I do have one concern with The Pursuit of Ruins. But it is also a concern that relates to much of the literature on the history of archaeology more widely. Even as this literature has become increasingly critical and nuanced, much of this work has had a tendency to reproduce the categories and value-judgments made by archaeologists both now and in the past; as, sometimes, does The Pursuit of Ruins. This characteristic does not sit well with attempts to address the archaeological discipline as a phenomenon both in, and constitutive of, society at large. For instance, Bueno occasionally makes statements along the lines of “archaeology was a science in formation. It lacked the consistent, reproducible methods that we associate with any given science today” (25), “archaeological data is not open to endless interpretation” (64), and, commenting on the work of Leopoldo Batres, “rigor was never his strong suit” (78). Rigor may well not have been Batres’s strong suit. But to stress this point is to reproduce strategic—and obviously self-aggrandizing—criticisms made both by his contemporaries and by archaeologists working in Mexico today. Moreover, to talk about the lack of “consistent, reproducible methods” in archaeology is to reproduce a narrative of scientific progress that has not only been similarly strategic, but also thoroughly debunked by work in the history and sociology of science.
Towards the end of the volume, Bueno notes the importance of understanding how archaeological critiques relate to the historical context in which they were made; she also makes clear that such critiques have often been character assassinations (208). Elsewhere, she states that words like antiquity and artefact “are not neutral terms” (11). But Bueno does not escape the tension concerning how historical writing about a discipline like archaeology should proceed when much of the work that this writing currently depends upon is—at best—asymmetrical in purpose. Nor, perhaps, did she write this excellent volume with the intent of grappling with the historiography in this way, especially as the book explicitly “does not pretend to be an intellectual or institutional history of archaeology” (10). Future work, however, might do well to reflect on an issue that continues to surface (at least in this reviewer’s mind) all too regularly. In the meantime, The Pursuit of Ruins comes highly recommended.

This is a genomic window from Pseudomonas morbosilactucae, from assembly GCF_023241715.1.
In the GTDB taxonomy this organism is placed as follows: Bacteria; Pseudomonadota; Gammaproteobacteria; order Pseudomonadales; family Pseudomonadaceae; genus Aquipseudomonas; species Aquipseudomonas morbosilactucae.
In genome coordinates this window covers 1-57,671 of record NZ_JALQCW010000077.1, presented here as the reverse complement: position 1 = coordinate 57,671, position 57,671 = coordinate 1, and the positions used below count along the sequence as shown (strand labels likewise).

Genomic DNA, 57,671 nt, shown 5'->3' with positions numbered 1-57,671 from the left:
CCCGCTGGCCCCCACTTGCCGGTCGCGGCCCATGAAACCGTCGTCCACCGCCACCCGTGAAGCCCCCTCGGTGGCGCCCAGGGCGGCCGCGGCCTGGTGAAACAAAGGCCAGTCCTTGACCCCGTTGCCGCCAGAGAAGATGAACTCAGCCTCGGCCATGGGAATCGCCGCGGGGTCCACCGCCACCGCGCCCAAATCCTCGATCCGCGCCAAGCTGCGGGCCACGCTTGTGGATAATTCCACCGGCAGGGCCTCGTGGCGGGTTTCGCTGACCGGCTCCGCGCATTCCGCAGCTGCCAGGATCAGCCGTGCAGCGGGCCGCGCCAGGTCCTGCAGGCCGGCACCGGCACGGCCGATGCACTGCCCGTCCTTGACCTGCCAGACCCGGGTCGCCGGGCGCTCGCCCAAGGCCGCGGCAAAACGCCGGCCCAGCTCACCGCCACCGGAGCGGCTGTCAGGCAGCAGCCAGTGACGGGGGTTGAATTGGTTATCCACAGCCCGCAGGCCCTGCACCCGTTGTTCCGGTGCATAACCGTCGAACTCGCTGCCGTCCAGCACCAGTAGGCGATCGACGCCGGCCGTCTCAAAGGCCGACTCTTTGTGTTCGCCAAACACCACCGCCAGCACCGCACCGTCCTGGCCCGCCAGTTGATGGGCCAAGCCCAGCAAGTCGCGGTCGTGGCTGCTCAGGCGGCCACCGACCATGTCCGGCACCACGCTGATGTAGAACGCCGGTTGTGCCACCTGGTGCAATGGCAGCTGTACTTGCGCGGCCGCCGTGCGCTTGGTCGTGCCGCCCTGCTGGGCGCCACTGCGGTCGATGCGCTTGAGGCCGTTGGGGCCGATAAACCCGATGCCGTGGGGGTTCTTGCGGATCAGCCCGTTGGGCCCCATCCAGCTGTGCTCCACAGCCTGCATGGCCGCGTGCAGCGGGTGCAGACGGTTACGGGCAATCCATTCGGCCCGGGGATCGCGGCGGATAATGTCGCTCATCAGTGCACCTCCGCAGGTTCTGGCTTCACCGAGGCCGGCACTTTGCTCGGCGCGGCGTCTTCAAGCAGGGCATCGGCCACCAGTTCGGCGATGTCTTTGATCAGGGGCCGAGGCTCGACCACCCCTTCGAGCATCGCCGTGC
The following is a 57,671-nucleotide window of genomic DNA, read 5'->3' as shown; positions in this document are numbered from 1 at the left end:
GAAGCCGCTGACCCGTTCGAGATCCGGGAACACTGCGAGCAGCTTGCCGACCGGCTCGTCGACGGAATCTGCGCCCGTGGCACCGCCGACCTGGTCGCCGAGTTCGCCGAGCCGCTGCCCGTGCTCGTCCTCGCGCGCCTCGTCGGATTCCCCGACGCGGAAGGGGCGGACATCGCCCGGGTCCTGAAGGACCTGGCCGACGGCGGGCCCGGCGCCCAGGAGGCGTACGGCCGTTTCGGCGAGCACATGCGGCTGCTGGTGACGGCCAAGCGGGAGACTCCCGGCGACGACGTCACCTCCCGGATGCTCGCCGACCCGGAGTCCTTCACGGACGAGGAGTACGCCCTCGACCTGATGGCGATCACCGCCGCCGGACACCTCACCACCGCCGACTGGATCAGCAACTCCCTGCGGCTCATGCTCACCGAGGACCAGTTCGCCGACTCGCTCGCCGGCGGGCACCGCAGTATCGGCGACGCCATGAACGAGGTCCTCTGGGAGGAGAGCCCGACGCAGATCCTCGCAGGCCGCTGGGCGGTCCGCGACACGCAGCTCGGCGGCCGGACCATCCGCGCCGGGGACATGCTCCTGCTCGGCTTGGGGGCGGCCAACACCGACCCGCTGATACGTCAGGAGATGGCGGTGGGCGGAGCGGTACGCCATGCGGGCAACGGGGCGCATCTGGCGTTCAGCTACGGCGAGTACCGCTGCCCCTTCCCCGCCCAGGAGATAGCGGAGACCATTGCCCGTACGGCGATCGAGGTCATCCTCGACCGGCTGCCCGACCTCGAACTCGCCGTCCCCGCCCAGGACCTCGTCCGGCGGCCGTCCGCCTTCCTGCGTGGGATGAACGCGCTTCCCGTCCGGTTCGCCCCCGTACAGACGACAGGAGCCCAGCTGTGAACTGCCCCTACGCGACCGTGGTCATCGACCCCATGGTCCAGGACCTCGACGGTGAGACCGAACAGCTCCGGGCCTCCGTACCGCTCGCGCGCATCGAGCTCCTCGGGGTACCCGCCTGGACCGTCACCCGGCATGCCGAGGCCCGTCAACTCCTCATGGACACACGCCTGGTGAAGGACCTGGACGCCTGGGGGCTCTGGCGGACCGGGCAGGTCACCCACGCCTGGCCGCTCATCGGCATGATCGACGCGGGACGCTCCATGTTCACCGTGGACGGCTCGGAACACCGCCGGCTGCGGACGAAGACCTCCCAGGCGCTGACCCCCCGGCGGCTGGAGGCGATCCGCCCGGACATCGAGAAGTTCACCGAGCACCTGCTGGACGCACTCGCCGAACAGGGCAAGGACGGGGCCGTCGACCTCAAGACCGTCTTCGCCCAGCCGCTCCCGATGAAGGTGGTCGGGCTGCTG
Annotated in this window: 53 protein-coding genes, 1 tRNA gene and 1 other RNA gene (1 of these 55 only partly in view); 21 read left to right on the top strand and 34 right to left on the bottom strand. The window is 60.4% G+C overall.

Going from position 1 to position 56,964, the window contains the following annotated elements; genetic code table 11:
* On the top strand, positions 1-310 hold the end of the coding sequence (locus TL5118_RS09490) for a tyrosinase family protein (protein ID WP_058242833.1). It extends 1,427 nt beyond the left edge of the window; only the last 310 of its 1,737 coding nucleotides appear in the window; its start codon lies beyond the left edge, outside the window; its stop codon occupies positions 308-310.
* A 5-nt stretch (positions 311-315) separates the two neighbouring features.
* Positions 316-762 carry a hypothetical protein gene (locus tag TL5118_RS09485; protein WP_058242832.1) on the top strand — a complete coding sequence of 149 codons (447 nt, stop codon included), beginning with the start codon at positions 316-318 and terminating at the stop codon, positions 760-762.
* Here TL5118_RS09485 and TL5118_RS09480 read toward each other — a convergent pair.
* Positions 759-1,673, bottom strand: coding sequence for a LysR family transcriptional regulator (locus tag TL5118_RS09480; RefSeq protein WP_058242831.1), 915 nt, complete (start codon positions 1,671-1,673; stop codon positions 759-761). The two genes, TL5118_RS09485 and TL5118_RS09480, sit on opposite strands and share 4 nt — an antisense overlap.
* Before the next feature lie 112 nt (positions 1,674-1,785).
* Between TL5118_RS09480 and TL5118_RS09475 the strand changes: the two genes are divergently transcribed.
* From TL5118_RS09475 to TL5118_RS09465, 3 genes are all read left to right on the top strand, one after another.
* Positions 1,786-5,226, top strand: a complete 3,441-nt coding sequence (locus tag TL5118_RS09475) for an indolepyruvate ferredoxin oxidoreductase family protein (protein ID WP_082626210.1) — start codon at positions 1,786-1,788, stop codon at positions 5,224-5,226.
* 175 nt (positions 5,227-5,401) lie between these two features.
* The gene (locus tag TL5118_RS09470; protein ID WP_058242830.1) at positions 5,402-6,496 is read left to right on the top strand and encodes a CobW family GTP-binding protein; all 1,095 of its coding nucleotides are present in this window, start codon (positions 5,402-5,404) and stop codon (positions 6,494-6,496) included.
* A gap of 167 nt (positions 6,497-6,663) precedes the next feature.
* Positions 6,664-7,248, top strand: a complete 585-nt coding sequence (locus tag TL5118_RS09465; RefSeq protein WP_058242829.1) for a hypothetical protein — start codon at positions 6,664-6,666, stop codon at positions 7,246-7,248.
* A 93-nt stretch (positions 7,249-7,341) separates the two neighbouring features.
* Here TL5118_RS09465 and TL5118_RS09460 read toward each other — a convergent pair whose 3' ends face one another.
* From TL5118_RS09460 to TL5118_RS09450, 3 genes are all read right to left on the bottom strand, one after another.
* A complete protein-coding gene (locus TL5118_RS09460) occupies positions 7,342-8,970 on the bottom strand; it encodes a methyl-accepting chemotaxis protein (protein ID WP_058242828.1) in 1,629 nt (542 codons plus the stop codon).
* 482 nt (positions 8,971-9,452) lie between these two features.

Margarita Díaz-Andreu’s A World History of Nineteenth-Century Archaeology: Nationalism, Colonialism, and the Past (Oxford: Oxford University Press, 2007) offers a notable corrective to this issue, which is of course anecdotal. As an editor of the Bulletin of the History of Archaeology, however, it is my impression that the majority of submissions we receive relate to these parts of the world.
 See, for example, the “Focus” section on “Global Histories of Science” in Isis 101, no. 1 (2010), 95–158.
 One recent example of this phenomenon would be Jason Thompson’s Wonderful Things: A History of Egyptology 1: From Antiquity to 1881 (Cairo and New York: The American University in Cairo Press, 2015). A lack of critical engagement with institutional practices of archiving makes achieving a change in this situation more difficult, as Christina Riggs demonstrates in “Photography and Antiquity in the Archive, or How Howard Carter Moved the Road to the Valley of the Kings,” History of Photography 40, no. 3 (2016), 267–282.
William Carruthers: contributions / firstname.lastname@example.org / Leverhulme Trust Early Career Fellow, Department of Art History and World Art Studies, University of East Anglia